Galileo studied changes in the surface of the sun. Charles Darwin noticed differences in the beaks of Galápagos finches. Marie Curie observed uranium rays.
Many important discoveries began with careful observation. In this edition of Science Club, we challenge you to carefully observe and document something that interests you, be it a pattern, a change, or a trend that’s happening now or that occurred in the past. You can use a variety of techniques to make and record your observations, such as photography, video, drawing, data visualization, note-taking—any method that helps you share what you’ve seen in a way that tells a story, suggests a possible explanation, or raises further questions. Be curious, and make us curious too.
All you have to do is:
- Observe everything until you notice something that interests you
- Observe it methodically, keeping a record of your observations
- Share your observations with the hashtag #ObserveEverything
See what participants observed:
For details on this activity, click on the links below:
Submit Your Observations
Twitter – Tweet a picture or video @SciFri with #ObserveEverything
Facebook – Post a picture or video of the project to the comments section below using #ObserveEverything
Instagram – Instagram a picture or video using #ObserveEverything
Vine – Post a vine of your project using #ObserveEverything
Pinterest – Post a picture of your project using #ObserveEverything
YouTube – Upload a video of your project using #ObserveEverything
Email – Send a picture or video to email@example.com
Tumblr – Post a picture to SciFri’s Tumblr (click the check mark for #ObserveEverything)
How Can I Participate?
What are the rules?
There’s no limit to what or how you can observe, so long as you work safely, lawfully, and don’t harass any living organisms. In other words, use common sense, and please don’t interfere with the behavior or well-being of plants, animals, or humans. So many things can be observed passively for this project—planets, pavement, plants, people, popovers, pustules, and even penguins. If you’re using previously-collected data, get permission to use it and provide a citation. Check out our Projects Policy here.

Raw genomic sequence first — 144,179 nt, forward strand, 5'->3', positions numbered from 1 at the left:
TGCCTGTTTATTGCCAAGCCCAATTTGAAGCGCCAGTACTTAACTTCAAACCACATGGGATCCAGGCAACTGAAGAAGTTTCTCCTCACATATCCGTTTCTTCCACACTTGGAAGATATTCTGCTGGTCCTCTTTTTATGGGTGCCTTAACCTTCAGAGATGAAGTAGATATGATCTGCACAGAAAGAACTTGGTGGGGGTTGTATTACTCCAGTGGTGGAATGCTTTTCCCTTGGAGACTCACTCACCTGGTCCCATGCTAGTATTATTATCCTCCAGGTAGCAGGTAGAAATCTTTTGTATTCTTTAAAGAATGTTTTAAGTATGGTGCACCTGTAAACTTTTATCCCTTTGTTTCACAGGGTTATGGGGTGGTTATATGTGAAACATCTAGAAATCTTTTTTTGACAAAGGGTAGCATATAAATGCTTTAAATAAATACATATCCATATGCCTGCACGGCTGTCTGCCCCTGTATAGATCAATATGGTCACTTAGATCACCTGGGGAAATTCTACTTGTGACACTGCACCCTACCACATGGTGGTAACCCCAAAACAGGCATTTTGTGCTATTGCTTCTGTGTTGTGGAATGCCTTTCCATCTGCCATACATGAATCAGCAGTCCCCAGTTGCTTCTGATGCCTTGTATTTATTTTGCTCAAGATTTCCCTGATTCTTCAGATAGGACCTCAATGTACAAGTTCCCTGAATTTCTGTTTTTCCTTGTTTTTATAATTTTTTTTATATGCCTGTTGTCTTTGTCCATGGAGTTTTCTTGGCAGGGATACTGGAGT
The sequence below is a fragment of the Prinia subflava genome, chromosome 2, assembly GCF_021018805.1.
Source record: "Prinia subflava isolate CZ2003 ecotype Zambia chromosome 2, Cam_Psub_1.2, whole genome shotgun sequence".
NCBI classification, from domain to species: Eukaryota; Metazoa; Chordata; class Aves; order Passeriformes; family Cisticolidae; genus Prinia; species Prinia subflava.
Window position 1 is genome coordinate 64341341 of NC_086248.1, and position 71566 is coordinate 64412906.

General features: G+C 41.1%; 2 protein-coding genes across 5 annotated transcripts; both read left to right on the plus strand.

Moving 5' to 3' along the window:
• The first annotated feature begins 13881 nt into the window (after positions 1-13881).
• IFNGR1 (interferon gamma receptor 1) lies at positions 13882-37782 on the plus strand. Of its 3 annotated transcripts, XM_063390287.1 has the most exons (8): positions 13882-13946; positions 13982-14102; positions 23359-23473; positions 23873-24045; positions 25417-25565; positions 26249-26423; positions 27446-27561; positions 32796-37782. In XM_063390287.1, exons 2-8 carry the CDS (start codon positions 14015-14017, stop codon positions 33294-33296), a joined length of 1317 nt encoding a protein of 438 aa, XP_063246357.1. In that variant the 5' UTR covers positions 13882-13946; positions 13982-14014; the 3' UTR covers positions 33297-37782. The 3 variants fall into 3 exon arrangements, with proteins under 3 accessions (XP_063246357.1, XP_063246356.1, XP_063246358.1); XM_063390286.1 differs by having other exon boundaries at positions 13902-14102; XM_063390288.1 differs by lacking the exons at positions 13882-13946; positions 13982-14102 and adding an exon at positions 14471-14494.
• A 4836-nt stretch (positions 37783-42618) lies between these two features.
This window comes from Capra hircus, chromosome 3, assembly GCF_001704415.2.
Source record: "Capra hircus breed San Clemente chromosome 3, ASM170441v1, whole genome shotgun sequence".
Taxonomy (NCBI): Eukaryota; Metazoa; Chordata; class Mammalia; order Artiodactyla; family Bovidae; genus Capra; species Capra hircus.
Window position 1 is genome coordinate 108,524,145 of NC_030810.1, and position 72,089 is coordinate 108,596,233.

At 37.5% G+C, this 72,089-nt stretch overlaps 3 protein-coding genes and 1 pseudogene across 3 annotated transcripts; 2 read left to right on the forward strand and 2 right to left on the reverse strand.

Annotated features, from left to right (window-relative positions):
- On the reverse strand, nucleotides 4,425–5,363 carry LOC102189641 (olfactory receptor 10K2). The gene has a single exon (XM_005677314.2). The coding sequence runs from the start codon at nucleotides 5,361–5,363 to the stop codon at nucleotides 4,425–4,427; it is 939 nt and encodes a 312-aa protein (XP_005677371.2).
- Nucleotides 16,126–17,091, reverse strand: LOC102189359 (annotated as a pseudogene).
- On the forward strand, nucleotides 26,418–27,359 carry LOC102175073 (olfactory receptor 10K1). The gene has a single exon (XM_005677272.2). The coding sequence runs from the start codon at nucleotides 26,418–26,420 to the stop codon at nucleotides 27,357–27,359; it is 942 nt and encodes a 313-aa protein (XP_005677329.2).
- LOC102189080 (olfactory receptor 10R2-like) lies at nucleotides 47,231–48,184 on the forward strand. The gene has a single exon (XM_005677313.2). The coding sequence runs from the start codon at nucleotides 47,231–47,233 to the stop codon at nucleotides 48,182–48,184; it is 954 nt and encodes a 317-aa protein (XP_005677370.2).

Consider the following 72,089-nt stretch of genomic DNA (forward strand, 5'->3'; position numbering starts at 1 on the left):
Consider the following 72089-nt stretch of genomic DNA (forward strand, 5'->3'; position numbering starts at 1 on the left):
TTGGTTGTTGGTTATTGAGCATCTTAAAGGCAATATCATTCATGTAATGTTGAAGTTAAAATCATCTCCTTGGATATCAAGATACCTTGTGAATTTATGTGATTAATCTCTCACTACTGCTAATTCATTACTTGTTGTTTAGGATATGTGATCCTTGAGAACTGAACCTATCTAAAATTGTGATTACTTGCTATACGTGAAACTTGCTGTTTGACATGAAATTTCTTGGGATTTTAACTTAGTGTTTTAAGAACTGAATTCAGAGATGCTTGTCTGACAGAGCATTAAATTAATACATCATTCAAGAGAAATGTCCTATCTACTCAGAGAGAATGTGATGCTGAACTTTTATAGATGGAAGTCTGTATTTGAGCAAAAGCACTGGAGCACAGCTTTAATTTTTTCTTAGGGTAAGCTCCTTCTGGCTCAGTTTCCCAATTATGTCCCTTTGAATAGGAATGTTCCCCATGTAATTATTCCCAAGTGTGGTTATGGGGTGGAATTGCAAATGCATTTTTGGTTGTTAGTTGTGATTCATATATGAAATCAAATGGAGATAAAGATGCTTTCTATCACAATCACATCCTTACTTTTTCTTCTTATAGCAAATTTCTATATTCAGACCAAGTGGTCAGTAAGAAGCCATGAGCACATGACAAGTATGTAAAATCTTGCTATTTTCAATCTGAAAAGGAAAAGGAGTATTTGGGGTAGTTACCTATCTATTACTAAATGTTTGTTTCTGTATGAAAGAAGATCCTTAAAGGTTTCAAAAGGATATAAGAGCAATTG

How can I make good observations?
Good observations start with consistency—observe something in the same way, at regular intervals. Explain how you’ve made your observations in case someone else wants to replicate your work or contribute data. Document your work—use photos, videos, drawings, charts, sounds, etc. to show what you’re observing. Most scientists have a notebook or journal in which they record their observations and thoughts.
How can I share my observations?
Post your photos, videos, and other forms of documentation online, and share them with us using social media. Or send us an image with a description of what you’ve observed. Be sure to explain what’s significant about your observation—that is, why it matters. You can participate on your own, with a citizen science organization or science class, or as part of your graduate research. Are you a practicing scientist? Share your techniques and tools, or tell us how you use observation in your research by sharing photographs, figures, sample data, or an anecdote about a time your observations paid off. Still need inspiration? We’ve pieced together some entry-level and advanced examples of projects for you to browse through here.
I’m a teacher. Can I do this as a class project?
Yes! Teachers can certainly submit student observations on behalf of their students. You may send us class projects, observations, lab data, figures from lab reports, or really any other form of careful observation conducted as part of an educational experience. If you plan to submit anything that includes the face or voice of a student under 18, however, make sure that you’ve received permission from a parent or guardian (e.g. a general media, photo, or press waiver). If you prefer that students submit their own observations, please guide them in best practices of Internet safety and privacy—for instance, instruct them to avoid including identifying personal information or images in their submissions. We assume that as a participating educator, you and your class are adhering to your school’s or district’s Internet use policy.
Can I share my observations from a citizen science project? How do I do that?
Yes! Many citizen science projects are all about good observation. They provide protocols and ideas for making observations, with the added bonus that the data you collect will support real scientific research. If you want to submit observations collected as part of a citizen science project, please make sure to include the Twitter handle or URL of the citizen science project as part of your submission.